(2) Billing and cost information. While we recognize that the focus of Green Button is on energy usage data, billing and cost information is important as well for many applications. Multifamily properties and commercial properties have an interest in streamlining cost management applications, which today often involve expensive services that manually read PDFs of bills and type in information by hand. As long as utilities are being made to implement GBCMD for energy usage data, the incremental effort and cost to include billing information is not large. We note that California utilities, who pioneered GBCMD in North America in 2015, provide billing history via GBCMD using the “retailCustomer” schema that is an optional part of GBCMD.
(3) Recommendations on performance and data quality. Our experience in the U.S. is that any utility’s GBCMD roll-out is never flawless. The biggest vulnerability is uptime of the utilities’ GBCMD servers. If the servers are not rigorously maintained, interruptions in data flow will lead to a lack of trust on the part of third parties that could lead to consumers not experiencing GBCMD’s benefits. We have recommended in several states that regulators mandate an uptime requirement of 99.9%, which translates into approximately nine (9) hours of downtime per year. Virtually all information technology services today come with a service level agreement (SLA) from their provider. In our view, utilities providing GBCMD should be no different in this respect. At a minimum, utilities should be required to report periodically on the up-time of their systems so that the Ontario Energy Board, ENERGY, third parties and other stakeholders have access to information (ideally on a publicly-available website) about the performance of their GBCMD implementation.
Data timeliness: One of the challenges across multiple utilities is that each utility’s advanced metering system and meter data management system is somewhat unique. One source of variation between utilities is how quickly meter data can be collected, processed and transmitted to an authorized third party. In most locations in the U.S. with GBCMD, there is a one-day delay from meter reading to transmission to a third party. Mission:data believes ENERGY should require a one-day delay as a maximum. While it may be difficult or expensive to mandate quicker response times than one day, it is also important to prevent multiple days of delay from creeping into utilities’ GBCMD implementations.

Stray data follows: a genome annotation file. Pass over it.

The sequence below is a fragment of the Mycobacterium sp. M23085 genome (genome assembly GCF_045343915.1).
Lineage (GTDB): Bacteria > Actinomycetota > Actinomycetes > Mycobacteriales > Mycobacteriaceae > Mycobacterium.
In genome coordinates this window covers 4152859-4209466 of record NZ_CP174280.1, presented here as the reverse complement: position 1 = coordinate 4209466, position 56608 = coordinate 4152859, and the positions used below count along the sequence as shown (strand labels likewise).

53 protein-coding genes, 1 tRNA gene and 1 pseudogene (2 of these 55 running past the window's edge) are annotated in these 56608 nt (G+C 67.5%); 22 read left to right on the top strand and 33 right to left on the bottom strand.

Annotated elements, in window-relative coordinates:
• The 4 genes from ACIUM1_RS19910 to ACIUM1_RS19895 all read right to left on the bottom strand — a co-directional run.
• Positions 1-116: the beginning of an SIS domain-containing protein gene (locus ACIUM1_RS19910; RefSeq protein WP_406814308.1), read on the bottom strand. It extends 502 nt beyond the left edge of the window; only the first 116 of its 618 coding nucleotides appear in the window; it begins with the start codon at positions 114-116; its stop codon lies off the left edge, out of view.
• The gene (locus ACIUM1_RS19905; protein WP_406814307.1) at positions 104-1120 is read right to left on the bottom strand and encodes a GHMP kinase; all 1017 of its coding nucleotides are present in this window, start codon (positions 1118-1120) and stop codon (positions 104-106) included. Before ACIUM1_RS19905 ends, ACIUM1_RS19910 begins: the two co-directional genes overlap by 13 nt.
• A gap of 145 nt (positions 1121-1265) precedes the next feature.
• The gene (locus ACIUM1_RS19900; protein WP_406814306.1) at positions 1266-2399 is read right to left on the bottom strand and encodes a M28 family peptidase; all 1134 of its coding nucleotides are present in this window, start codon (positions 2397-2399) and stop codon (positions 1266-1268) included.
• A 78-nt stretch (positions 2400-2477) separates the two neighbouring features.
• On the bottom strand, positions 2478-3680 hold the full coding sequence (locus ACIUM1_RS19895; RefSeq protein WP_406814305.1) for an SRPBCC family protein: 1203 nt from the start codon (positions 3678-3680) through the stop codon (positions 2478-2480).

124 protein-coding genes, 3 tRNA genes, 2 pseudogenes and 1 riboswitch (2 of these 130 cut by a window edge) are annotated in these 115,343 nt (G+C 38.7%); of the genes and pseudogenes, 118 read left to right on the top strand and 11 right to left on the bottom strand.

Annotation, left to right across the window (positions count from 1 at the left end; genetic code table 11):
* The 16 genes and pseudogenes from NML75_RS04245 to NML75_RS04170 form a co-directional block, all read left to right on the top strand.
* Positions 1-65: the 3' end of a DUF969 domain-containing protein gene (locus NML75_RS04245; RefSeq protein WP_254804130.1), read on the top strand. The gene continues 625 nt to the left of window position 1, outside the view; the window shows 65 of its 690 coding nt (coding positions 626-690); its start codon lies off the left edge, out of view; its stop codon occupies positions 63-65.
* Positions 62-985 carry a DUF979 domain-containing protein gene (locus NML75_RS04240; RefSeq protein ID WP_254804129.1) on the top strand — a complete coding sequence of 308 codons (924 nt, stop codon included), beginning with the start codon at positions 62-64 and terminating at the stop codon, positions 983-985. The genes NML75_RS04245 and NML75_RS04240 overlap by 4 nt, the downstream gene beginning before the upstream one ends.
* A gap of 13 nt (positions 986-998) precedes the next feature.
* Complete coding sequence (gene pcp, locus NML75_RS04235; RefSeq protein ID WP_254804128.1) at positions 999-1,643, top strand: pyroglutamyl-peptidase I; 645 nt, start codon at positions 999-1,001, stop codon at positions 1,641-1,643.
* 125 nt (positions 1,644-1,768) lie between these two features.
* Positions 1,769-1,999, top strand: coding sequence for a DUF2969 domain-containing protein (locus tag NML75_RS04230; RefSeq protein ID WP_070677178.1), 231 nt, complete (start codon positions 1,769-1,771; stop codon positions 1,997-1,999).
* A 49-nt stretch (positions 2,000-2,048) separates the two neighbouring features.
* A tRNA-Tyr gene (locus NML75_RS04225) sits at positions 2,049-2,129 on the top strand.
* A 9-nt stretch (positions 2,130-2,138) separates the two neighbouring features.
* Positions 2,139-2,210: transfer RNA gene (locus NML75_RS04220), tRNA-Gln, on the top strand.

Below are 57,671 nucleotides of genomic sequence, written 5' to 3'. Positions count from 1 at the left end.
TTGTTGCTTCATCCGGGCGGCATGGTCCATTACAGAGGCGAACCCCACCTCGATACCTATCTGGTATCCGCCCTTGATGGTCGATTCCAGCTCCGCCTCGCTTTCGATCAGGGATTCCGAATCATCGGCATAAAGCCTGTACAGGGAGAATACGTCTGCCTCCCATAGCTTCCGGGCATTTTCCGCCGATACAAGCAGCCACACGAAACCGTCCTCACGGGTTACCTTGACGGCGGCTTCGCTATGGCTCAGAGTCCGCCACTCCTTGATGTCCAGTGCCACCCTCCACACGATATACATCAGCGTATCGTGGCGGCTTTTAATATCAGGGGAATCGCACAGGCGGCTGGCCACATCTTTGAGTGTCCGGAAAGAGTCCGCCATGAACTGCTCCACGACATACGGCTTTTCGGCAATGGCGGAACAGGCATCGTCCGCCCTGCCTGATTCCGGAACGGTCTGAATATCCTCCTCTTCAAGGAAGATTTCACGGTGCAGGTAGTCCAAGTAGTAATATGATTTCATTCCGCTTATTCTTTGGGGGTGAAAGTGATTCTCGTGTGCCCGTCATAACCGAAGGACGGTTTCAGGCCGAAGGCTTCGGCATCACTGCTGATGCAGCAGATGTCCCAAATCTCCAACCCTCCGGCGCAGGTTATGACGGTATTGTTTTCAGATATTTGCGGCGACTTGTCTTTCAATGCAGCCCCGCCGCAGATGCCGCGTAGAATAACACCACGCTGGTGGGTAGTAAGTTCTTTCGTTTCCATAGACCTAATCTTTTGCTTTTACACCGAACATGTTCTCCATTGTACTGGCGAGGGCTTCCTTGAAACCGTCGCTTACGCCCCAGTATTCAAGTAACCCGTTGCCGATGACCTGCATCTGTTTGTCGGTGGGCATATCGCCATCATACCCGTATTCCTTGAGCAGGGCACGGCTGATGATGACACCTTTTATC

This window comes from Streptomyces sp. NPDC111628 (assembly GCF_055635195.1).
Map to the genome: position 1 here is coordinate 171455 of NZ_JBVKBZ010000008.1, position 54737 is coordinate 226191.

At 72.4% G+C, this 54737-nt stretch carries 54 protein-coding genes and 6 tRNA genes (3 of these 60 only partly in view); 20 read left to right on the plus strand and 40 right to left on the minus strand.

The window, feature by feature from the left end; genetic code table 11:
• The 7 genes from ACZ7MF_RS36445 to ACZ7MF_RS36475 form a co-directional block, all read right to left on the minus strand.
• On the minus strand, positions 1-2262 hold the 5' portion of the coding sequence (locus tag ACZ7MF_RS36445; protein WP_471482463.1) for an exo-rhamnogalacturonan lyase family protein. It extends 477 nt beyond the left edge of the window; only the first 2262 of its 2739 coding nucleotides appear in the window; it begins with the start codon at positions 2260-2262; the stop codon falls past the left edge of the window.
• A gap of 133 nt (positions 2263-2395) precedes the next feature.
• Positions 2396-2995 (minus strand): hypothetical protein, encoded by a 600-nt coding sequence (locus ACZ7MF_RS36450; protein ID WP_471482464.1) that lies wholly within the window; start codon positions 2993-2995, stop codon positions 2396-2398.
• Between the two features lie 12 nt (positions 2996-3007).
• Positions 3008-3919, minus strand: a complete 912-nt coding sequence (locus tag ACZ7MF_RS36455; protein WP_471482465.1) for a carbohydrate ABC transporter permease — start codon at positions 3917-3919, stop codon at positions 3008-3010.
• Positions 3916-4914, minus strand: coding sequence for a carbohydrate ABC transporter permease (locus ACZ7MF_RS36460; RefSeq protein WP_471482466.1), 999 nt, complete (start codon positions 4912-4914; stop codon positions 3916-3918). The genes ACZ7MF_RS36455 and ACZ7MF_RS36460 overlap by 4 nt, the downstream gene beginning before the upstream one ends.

The second aspect of timeliness has to do with how quickly customer data is transmitted to a third party after the customer clicks the final “submit” button. In our experience, this period of time varies tremendously – some utilities do not transmit energy data for days or weeks following customer authorization. We strongly recommend that ENERGY require delivery of historical energy data within 90 seconds of authorization by a customer for all utilities in Ontario. Without a specified time interval, software providers could be waiting for unknown periods to get a response from a utility, their customers can see no immediate results from their enrollment in such services, and this uncertainty has negative impacts on the uptake and impression of innovative new services
Data quality: Finally, the last important element of GBCMD is an optional parameter in Green Button called “QualityOfReading,” which denotes the quality of the meter data. If meter data are not “billing quality” or “settlement quality,” then it cannot be used for demand response settlement purposes at the IESO. In our experience, utilities in California originally provided non-billing quality data via GBCMD and this was a significant obstacle to demand response growth in the state. Given that “QualityOfReading” is optional, utilities could be certified as complying with GBCMD but still fail to provide data that enables precisely the type of energy management services that ENERGY seeks to promote in the province. Therefore, we strongly recommend that ENERGY include a requirement to provide revenue-quality data via GBCMD.
In conclusion, Mission:data stands ready to assist the Ministry in implementation of Green Button CMD across the province. We look forward to working with you and thank you for the opportunity to provide comments.
Board member, Mission:data Coalition
Good Company Associates
3101 Bee Caves Road St 135
Austin, TX 78746
[Original Comment ID: 212131]
Submitted February 15, 2018 3:02 PM